Saturday, 19 March 2011

Bel Ami (or the History of A Scoundrel) by Guy de Maupassant (4/5)

I read this last year and after having a discussion with a friend decided to re-read it since it appears my opinion of the book shocked her. My opinion being that I didn't think Georges Duroy was such a bad character, and that I found him to be somewhat humorous.

The back says: Young, attractive and very ambitious, Georges Duroy, known to his friends as Bel-Ami, is offered a job as a journalist on La Vie francaise and soon makes a great success of his new career. But he also comes face to face with the realities of the corrupt society in which he lives - the sleazy colleagues, the manipulative mistresses and wily financiers - and swiftly learns to become an arch-seducer, blackmailer and social climber in a world where love is only a means to an end. Written when Maupassant was at the height of his powers, "Bel-Ami" is a novel of great frankness and cynicism, but it is also infused with the sheer joy of life - depicting the scenes and characters of Paris in the belle epoque with wit, sensitivity and humanity.

I say: I really like this book, bordering on love. The main reason being that Duroy is such an unapologetic schemer. He sincerely believes that the world owes him these things and thus any action he takes to get there, deserves no justification.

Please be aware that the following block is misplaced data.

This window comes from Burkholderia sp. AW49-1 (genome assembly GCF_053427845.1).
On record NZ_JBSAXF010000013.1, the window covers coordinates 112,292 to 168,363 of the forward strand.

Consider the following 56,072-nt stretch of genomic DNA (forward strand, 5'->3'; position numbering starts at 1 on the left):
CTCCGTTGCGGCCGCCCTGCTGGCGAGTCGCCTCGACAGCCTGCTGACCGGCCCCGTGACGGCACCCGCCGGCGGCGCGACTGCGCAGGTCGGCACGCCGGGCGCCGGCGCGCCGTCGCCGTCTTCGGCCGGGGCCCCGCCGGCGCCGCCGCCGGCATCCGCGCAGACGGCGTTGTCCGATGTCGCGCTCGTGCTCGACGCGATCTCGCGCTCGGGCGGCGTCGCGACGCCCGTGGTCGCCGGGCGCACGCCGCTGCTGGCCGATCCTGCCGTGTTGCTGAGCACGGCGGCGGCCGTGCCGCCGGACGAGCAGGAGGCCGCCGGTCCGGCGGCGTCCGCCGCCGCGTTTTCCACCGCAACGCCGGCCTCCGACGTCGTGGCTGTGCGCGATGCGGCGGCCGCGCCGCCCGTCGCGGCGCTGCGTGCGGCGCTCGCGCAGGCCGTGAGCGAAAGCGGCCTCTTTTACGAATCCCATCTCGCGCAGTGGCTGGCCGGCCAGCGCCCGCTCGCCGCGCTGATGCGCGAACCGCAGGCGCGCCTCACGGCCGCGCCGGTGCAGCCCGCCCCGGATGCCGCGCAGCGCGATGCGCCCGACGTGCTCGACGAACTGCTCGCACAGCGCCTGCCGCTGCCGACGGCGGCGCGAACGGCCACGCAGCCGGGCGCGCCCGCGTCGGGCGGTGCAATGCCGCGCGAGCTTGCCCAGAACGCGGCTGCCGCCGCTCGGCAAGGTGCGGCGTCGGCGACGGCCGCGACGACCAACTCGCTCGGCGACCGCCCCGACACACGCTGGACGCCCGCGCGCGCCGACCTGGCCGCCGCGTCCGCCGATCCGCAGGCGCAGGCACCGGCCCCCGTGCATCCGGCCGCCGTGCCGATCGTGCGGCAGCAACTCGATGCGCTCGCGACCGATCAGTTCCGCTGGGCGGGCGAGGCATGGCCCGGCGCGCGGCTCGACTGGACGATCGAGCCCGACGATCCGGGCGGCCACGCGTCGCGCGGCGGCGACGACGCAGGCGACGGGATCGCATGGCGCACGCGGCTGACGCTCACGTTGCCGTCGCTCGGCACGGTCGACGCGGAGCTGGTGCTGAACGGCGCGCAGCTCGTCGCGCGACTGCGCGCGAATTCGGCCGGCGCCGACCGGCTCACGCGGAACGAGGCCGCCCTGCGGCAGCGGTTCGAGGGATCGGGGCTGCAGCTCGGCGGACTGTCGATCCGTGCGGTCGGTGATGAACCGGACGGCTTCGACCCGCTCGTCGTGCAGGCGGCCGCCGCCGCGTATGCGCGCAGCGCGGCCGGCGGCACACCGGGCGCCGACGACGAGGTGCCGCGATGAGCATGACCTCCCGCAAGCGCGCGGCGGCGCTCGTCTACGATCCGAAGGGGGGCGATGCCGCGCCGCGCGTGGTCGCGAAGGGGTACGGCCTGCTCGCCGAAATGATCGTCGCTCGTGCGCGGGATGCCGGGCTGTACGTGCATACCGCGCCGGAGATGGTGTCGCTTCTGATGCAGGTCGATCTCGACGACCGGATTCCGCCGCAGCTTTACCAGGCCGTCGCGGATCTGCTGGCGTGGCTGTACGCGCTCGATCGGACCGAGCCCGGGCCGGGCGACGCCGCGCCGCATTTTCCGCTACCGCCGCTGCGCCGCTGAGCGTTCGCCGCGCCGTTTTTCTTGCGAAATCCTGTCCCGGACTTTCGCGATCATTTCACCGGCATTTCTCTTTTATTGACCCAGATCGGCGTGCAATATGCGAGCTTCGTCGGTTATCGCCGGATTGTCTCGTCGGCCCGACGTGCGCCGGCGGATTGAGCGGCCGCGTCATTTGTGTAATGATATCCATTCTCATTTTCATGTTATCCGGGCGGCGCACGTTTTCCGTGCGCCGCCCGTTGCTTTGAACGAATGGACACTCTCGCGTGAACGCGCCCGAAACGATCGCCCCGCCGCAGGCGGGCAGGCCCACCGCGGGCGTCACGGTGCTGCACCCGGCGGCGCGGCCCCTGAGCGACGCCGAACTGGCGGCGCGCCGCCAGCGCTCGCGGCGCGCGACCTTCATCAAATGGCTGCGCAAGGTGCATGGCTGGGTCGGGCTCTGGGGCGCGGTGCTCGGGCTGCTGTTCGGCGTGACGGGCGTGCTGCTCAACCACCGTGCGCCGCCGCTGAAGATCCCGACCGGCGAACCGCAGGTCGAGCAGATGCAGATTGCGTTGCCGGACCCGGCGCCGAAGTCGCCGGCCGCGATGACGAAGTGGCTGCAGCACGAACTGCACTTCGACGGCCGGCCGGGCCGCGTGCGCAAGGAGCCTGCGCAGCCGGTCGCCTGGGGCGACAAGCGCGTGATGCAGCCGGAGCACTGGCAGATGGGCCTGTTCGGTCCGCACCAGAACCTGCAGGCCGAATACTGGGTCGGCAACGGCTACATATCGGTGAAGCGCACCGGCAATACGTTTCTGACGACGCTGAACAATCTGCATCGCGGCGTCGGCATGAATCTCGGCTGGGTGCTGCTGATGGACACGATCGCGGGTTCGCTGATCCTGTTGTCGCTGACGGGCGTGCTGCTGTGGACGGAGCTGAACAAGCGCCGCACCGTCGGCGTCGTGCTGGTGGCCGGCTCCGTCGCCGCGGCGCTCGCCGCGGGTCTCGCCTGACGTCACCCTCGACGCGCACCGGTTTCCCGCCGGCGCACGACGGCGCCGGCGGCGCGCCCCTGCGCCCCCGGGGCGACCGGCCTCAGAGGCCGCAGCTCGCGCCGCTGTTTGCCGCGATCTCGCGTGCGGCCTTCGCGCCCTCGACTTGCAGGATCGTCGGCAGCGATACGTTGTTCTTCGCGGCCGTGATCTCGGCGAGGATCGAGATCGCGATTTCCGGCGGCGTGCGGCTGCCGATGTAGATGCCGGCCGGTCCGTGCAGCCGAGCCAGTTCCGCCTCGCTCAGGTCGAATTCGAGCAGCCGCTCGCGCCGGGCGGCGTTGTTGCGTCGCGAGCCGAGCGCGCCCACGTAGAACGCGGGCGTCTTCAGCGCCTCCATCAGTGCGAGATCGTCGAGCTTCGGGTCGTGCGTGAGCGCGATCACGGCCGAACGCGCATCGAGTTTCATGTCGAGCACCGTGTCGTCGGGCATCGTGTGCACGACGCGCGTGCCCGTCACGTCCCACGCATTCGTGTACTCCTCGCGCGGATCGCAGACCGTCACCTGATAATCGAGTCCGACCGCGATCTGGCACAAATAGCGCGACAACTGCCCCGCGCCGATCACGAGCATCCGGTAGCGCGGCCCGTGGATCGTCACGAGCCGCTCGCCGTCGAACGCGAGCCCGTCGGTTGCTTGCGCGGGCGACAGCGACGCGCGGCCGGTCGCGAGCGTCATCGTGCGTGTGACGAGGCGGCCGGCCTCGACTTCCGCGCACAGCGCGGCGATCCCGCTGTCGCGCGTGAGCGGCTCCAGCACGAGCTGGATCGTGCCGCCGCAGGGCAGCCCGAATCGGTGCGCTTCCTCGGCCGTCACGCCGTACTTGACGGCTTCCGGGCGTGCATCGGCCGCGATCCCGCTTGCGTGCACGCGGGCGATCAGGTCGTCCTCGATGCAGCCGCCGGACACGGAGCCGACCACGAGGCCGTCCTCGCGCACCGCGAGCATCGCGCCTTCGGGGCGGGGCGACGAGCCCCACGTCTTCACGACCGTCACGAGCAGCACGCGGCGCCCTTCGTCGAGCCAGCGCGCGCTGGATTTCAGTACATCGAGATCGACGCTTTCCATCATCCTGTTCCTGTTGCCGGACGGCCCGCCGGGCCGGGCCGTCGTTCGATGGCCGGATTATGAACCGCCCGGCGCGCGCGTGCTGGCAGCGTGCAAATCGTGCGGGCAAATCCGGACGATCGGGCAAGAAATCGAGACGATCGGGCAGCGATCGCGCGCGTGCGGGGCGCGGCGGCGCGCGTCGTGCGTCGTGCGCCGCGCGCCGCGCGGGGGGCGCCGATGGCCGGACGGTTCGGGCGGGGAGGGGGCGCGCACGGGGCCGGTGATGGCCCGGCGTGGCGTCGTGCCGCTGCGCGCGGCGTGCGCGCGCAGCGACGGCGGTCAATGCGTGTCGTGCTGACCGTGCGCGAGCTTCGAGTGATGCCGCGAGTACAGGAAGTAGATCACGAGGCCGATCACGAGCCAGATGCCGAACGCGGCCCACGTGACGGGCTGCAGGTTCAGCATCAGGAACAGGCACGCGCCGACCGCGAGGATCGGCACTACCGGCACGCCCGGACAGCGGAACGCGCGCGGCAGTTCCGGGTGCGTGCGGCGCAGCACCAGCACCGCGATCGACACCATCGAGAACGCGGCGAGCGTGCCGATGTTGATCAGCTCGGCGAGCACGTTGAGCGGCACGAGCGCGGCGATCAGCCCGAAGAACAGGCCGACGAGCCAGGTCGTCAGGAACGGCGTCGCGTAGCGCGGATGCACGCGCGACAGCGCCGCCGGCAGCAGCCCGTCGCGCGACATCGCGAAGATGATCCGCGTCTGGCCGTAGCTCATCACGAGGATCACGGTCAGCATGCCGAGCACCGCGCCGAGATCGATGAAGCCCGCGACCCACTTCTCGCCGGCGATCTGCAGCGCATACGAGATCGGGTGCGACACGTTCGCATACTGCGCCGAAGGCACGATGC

It was meant to be.

I must say that the reason why I don't outright love this is because sometimes Duroy's whining gets the best of me. He often comes across as a petulant child, and really doesn't think too far ahead in his scheming. He's also a misogynist and quite possibly a misanthrope -

in other words, a scoundrel.

I must confess that I kind of like how he fools these women into thinking he's madly in love with them, and that his immediate reaction to people not doing what he wants them to is to want to strangle them. I can't help it, I just find de Maupassant's writing incredibly witty. My favourite part may very well be in the church where Mme. Walter forces a priest to take her confession because she doesn't want to be tempted by Duroy. When she's finally done, she sees Duroy waiting for her and tells him to leave her alone, and she walks off.

"He permitted her to go, because it was against his principles to force matters. As the priest in his turn issued from the confessional, he advanced toward him and said: "If you did not wear a gown, I would give you a sound thrashing." Then he turned upon his heel and left the church whistling."
- p. 76

I know I probably shouldn't, but I just love it.

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